It’s out! It’s out!
The deadline for this novella ate my life for a week. You see, when it was time to turn it in, it was about 20K words long… and nowhere near finished. I had to go into writing overdrive and did nothing but eat and sleep and breathe Blood in Elk Creek when I wasn’t at my job. I literally just sat on the couch and frantically typed.
And I’m really, really happy with how it turned out. I hope that you like it!
Blood in Elk Creek:
Once called the Great Plains, the Dead Plains are a place in which no sane citizen of the Duchies dares set foot. The Infected roam the lands in starving packs and rare is the man who returns alive from an expedition. But when one of the regiments of the Grand Duchy of Denver disappears into those wilds under false pretenses, Colonel Geoffrey Douglas dares the Dead Plains to investigate. And Captain Marta Ramos, infamous pirate and thorn in his side, is not far behind.
Foul events are afoot in the Black Hills: Lakota hunting camps leveled, and the Infected move as an army in purposeful, terrifying ways. Captain Ramos and Colonel Douglas must form an uneasy truce and venture deep into the hostile terrain of the Black Hills to discover what has prompted this invasion and how to stop it.
If the Infected don’t kill them first.
And have an excerpt:
Marta looked upstream, but the view was occluded by rocks and more pine trees. There was a loud splash, followed a moment later by another surge of clouded water.
She levered herself to her feet, then drew her machete. The heavy blade felt strange and clumsy in her left hand. Feeling a bit drunk on adrenalin, she made her way around the rock with exaggerated care.
The stream took a sharp turn on the other side of the rocks, widening. Two corpses were laid neatly out in the shallow water. A coyote stood over one, worrying at its arm—the source of the splashes and the gouts of old, coagulated blood.
Hand still clutching the machete, Marta bent over and retched, forcibly ejecting all of the water she’d just drunk from her stomach. She wiped her mouth with a handful of grass and looked up to find the coyote now staring at her, a profoundly unimpressed look on its face and a forearm and hand dangling from its jaws.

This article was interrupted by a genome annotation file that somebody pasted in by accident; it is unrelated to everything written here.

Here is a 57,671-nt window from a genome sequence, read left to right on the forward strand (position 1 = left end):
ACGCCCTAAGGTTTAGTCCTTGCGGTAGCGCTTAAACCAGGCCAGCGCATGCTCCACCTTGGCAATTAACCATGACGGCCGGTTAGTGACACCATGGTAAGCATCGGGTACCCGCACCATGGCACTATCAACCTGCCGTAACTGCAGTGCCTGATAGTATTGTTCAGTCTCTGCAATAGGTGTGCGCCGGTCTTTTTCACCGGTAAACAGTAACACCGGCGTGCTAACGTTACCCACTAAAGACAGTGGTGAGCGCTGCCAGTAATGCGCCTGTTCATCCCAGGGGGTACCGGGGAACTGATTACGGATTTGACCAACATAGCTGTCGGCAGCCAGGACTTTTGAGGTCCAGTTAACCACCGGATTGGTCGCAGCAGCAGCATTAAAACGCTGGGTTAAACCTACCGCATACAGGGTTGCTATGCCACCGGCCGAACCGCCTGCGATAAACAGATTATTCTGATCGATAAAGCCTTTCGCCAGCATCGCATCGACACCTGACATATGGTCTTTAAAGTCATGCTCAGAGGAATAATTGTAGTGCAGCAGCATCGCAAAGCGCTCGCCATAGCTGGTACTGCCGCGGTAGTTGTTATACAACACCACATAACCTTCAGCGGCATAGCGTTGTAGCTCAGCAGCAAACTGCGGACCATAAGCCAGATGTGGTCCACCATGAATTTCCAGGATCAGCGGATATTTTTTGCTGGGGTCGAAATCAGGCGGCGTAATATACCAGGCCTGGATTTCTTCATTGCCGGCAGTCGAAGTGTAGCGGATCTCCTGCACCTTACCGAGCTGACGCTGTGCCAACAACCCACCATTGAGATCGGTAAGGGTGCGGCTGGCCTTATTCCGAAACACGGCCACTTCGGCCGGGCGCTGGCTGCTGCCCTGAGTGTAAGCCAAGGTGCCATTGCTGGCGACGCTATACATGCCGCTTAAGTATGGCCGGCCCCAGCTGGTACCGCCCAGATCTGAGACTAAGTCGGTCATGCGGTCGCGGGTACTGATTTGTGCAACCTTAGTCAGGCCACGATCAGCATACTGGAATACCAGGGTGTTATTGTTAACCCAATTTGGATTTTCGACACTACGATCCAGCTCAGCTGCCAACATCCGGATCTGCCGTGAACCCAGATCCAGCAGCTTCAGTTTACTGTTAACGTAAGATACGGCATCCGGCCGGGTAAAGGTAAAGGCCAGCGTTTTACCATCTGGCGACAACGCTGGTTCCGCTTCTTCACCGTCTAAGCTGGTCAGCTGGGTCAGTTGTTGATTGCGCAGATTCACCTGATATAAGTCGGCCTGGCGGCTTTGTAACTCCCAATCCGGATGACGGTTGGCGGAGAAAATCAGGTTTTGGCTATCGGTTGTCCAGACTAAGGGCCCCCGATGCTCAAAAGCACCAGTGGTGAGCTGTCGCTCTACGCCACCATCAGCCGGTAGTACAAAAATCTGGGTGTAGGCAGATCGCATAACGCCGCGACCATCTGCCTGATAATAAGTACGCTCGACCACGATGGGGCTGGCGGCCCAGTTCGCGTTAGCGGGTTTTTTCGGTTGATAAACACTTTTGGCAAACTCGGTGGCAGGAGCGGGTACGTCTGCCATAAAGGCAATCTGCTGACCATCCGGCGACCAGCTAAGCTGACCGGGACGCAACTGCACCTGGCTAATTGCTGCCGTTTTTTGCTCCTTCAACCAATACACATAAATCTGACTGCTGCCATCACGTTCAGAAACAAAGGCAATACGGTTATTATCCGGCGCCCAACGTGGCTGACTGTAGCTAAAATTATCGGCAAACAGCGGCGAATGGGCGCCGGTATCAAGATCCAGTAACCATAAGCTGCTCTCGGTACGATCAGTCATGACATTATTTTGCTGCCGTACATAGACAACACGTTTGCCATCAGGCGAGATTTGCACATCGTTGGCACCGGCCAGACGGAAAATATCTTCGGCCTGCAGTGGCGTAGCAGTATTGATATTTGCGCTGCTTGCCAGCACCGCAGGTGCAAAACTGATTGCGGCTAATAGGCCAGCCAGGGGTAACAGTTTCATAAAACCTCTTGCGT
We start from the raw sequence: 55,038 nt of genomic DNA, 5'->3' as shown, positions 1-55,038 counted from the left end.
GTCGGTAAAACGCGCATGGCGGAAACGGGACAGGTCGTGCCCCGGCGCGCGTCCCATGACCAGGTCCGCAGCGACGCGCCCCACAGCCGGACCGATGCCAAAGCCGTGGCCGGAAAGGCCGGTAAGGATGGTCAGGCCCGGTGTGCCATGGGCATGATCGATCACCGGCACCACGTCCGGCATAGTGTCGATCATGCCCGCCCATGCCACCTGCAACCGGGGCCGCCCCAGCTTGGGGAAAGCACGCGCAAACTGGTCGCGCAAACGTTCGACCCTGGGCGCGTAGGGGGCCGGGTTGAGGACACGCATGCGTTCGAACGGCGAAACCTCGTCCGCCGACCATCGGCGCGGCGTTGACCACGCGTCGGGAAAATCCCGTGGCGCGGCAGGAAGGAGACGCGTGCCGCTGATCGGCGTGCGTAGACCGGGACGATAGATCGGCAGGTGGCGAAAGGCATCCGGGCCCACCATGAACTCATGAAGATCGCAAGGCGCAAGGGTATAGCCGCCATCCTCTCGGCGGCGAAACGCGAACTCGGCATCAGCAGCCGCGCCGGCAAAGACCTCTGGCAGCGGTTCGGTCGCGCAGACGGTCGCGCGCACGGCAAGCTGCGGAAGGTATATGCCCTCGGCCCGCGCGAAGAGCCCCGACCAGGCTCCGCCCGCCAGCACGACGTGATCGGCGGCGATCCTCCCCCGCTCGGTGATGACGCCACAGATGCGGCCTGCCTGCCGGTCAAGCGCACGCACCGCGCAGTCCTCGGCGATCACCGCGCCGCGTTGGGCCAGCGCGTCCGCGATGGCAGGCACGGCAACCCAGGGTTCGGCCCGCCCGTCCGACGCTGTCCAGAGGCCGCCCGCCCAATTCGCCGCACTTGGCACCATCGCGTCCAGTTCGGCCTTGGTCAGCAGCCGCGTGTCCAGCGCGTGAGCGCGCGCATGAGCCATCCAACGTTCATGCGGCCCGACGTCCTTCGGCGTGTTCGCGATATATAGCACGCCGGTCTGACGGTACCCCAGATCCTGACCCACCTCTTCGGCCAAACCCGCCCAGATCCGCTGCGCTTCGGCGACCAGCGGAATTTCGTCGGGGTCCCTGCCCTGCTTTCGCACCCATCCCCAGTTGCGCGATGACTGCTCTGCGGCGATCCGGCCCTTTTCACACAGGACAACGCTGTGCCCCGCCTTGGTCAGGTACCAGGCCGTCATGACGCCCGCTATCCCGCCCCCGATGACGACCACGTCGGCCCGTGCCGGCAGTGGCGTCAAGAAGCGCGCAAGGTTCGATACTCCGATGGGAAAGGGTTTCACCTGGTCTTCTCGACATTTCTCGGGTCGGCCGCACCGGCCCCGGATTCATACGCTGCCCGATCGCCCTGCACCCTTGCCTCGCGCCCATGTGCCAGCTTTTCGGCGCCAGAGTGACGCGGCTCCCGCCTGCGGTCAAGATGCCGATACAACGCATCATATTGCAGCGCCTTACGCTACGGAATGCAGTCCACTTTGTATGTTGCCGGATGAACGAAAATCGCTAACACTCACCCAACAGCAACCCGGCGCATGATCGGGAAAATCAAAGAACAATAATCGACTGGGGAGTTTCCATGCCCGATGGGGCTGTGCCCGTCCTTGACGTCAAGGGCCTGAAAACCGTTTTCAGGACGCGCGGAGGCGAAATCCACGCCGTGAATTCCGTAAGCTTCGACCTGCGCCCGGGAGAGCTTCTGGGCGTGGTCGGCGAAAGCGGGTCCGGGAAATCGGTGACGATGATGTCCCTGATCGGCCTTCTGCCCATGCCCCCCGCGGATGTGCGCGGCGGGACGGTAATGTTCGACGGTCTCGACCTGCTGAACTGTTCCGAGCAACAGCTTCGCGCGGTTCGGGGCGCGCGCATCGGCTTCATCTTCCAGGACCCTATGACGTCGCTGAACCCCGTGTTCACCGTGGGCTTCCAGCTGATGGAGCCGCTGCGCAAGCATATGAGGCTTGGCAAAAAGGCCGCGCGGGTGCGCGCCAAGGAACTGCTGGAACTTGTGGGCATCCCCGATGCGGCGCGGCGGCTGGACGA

Marta’s stomach cramped again. Stop that, she mentally commanded herself. It was a reaction entirely in her mind, nothing but fear.
Tail at a cocky angle, the coyote trotted off with its prize, though the animal did give her a wide berth.
Marta approached the bodies with more trepidation than she had ever felt when faced with any number of corpses. Neither of the corpses had heads; each simply had a stump blackened with blood and rot. She recognized the look of the cuts, knew them before she’d even pulled her goggles properly on and snapped in one of the surviving magnifying lenses.
They’d each had their head removed with two or three strikes from a machete. She’d had to make similar cuts herself before, more times than she cared to consider. Each corpse wore the tattered remains of leather clothing, just trousers and no shirts, feet yet covered with moccasins. A few decorations partially obscured with muck and blood were made from colored porcupine quills; this was not the clothing of those who resided in the duchies.
All of these small details, building readily into a disturbing picture in Marta’s mind, felt curiously beside the point. Her left hand shook as she raised it to her goggles again, flipping through the loupes until she found those of treated calcite. The delicate lenses had cracked and crazed into a thousand tiny rhombic shapes, but even through that she saw the telltale glow that oozed from the bodies, that swirled through the water that touched them and confirmed her worst terror.
The corpses and stream, the stream she’d so greedily drunk from, were alive with Infection. Bright flecks showed on her left hand, which she’d used to scoop water to her mouth. A horrible sort of laugh squeezed from her throat.
She’d survived the most impressive aeroplane crash of her career just long enough to kill herself.